Lord Lester and his powerful allies have intemperately complained about the Lords’ Commissioner’s investigation process. Sanghera has been publicly traduced by Peers who have described her as incompetent or acting in bad faith. Lord Gresford described the Lords’ Commissioner as a ‘very distinguished lawyer’ but said that she lacked ‘forensic experience’ and ‘confidence’. Ironically, Lord Lester and his colleagues supported the complaints process in 2009 when other peers were subject to it. Lester only criticised the process when a decision was made to his detriment.

The Old Boys’ network complains that the cards were stacked against Lord Lester because he was not able to cross-examine Sanghera himself – himself. Yet in criminal sexual abuse trials, the accused are generally prohibited from cross-examining complainants to avoid retraumatising complainants. In family law it is also rare for those accused of sexual abuse to be allowed unrestricted cross-examination of complainants. Baroness Butler-Sloss stated that the Lords’ Commissioner dealt with Lord Lester’s request for cross-examination as follows, ‘I am not entirely sure what Lord Lester means by cross-examination … but if he means testing the evidence where there is a challenge or a good reason to do so, then the report shows that I did this, throughout the process, and where I did not, I gave my reasons’. The investigation involved extensive questioning of both Sanghera and Lord Lester, as well as their respective witnesses. Jasvinder Sanghera put forward six witnesses, including a judge, who spoke with Sanghera immediately after the event – paradigmatic of what in law is called ‘recent complaint’ evidence. Even if Lord Lester had cross-examined Sanghera, how would that have changed the outcome? Is this complaint a principled objection or a pretext to undermine the process?   

Lord Lester’s supporters then embarked on a deplorable media campaign to discredit Sanghera. Exercising a fatal error of judgment, Lord Pannick who is supposedly one of our country’s most eminent lawyers, took to the airwaves on Radio 4’s Today’s Programme and wrote an article in the Times newspaper to highlight an irreconcilable inconsistency in Sanghera’s story. After the incident, Sanghera signed a book for Lord Lester with a personal message of gratitude. First, Lord Pannick failed to mention that the book was signed at Sanghera’s book launch at the request of Lord Lester in front of a large audience. Second, he failed to acknowledge that the Lords’ Commissioner had considered the perceived gaps and inconsistencies as part of the investigation. Third, he appears to have no understanding that people do not act rationality when in flight-fight mode. Finally, there is often a misconception that upstanding citizens cannot be perpetrators of sexual abuse. Perpetrators are not lepers. To the contrary, a perpetrator could be a family member or a friend of the person they abuse, and perpetrators are often gregarious individuals who use the mask of geniality to groom and exploit.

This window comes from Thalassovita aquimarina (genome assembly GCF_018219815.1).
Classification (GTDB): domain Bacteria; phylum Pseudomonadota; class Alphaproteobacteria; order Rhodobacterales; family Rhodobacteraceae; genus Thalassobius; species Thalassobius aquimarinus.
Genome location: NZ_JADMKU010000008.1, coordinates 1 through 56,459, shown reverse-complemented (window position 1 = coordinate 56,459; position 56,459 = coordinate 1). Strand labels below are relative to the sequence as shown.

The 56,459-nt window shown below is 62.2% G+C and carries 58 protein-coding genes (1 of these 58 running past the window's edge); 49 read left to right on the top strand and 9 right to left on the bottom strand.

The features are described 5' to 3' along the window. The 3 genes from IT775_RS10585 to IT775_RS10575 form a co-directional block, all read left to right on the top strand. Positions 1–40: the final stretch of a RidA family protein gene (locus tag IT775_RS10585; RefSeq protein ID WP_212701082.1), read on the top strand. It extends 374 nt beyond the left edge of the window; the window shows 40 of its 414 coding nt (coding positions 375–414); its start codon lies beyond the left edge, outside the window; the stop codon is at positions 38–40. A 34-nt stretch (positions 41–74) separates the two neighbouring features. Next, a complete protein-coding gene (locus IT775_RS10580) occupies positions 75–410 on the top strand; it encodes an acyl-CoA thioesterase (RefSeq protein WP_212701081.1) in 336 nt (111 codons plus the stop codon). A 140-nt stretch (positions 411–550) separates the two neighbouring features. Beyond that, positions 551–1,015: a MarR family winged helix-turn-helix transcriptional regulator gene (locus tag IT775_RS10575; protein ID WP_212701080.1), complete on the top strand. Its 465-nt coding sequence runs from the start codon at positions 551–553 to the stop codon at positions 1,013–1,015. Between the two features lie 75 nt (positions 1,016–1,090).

Lord Pannick mobilised his colleagues and organised a debate in the Lords which culminated in the Lords voting 101 to 78 to block the imposed suspension of Lord Lester until June 2022. Instead, the case was sent back to the committee. The debate descended into a trial of Sanghera, with peers acting as both judge and jury. Baroness Jones described the attitudes during the debate as ‘misogynistic’ and ‘victim-blaming’, whilst Baroness Hussein-Ece said she became ‘more and more incredulous and angry’. Lester supporters unleashed all the unsavoury myths of bigoted sexual discourse that we have been trying to dispel in our criminal courts.